Could a breath test detect lung cancer?

10 Sep 2014

Subtle genetic changes can be detected in the vapor given off by cells engineered to mimic the early stages of lung cancer.

This could be used to develop a breath test for the disease, by identifying high-risk patients that could benefit from regular Computed Tomography (CT) scans. It could also detect specific mutations within patients’ tumors that could help guide treatment.

The research was published in the British Journal of Cancer.

CareAcross-chest-x-ray

A potential way for early diagnosis

The disease has one of the lowest survival rates of any cancer because many patients are diagnosed at a late stage, when it’s not possible to cure them.

The researchers, from the University of Liverpool and the Technion-Israel Institute of Technology, looked at cells taken from the lining of the airways that had been engineered to carry different genetic faults linked to early stage lung cancer. They developed a technique for analyzing the vapor inside the container in which the cells were growing and showed it was capable of distinguishing which of two different genes were faulty in the cells.

Comments from study leaders

Dr Mike Davies at the "University of Liverpool Roy Castle Lung Cancer Research Programme", led the study in collaboration with Professor Hossam Haick at the Technion-Israel Institute of Technology, whose team developed the technology behind the test.

Dr Davies said: “These findings tell us that it’s theoretically possible to develop a test that could diagnose early lung cancer in the breath of patients. There’s an urgent need to diagnose lung cancers earlier, when treatment is more effective. This is a potential step towards developing a handheld device that could aid lung cancer screening and diagnosis. It could also be used to help match patients to the right treatment by providing doctors with a snapshot of the genetic makeup of their individual tumor. But first we need to do further tests with the breath of real patients to see whether this method can accurately diagnose genetic changes in growing lung tumors.”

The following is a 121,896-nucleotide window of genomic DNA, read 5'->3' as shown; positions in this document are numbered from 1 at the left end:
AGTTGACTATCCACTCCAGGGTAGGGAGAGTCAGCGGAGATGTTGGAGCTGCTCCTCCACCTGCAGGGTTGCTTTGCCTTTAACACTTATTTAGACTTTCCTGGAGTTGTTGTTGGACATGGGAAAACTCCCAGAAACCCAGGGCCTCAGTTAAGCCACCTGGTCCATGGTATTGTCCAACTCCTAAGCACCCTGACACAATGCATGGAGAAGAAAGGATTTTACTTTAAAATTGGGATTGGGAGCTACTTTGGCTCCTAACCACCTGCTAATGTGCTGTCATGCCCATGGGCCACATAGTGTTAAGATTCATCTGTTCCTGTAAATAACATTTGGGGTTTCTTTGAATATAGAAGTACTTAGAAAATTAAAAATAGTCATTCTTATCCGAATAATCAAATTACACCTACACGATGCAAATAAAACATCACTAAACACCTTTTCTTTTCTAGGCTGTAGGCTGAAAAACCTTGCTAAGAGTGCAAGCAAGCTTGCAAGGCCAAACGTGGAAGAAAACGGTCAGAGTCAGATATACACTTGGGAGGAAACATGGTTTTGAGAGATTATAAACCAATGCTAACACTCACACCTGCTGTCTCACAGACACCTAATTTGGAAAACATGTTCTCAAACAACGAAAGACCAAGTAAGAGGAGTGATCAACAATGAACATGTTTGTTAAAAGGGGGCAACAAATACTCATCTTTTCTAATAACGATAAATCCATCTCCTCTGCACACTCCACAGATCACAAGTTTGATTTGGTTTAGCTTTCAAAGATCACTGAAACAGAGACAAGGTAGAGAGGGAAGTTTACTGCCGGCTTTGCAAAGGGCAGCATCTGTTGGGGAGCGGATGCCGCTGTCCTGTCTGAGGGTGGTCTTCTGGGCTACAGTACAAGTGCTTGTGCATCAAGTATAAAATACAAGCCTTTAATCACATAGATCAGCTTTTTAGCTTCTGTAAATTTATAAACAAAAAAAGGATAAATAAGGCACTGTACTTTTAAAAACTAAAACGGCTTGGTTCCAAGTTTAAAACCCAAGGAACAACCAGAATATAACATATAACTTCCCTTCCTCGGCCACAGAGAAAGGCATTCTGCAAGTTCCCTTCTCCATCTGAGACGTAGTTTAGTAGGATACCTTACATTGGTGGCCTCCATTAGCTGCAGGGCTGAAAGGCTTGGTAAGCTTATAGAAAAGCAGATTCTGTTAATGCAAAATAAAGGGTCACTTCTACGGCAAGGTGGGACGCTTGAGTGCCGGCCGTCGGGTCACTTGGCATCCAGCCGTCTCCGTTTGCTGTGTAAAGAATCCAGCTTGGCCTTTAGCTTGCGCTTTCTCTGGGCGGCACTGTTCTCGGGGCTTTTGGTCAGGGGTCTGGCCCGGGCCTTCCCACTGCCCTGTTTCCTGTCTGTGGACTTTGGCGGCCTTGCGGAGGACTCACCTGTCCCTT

Nell Barrie, senior science information manager at Cancer Research UK, said: “These early results raise the prospect of a cheap, effective test to diagnose lung cancer. But we’re still a way off from the large scale trials necessary before this technique could be used widely.

“Lung cancer is extremely difficult to treat, but when diagnosed at its earliest stage around 70% of patients will survive their disease for a year or more, compared to 14% when the disease is diagnosed at its most advanced stage. So any test that could potentially diagnose the disease earlier would be good news for patients. In the meantime, anyone with a persistent cough, shortness of breath or blood in their phlegm should see their GP as soon as possible.”

 

Source: eCancer News

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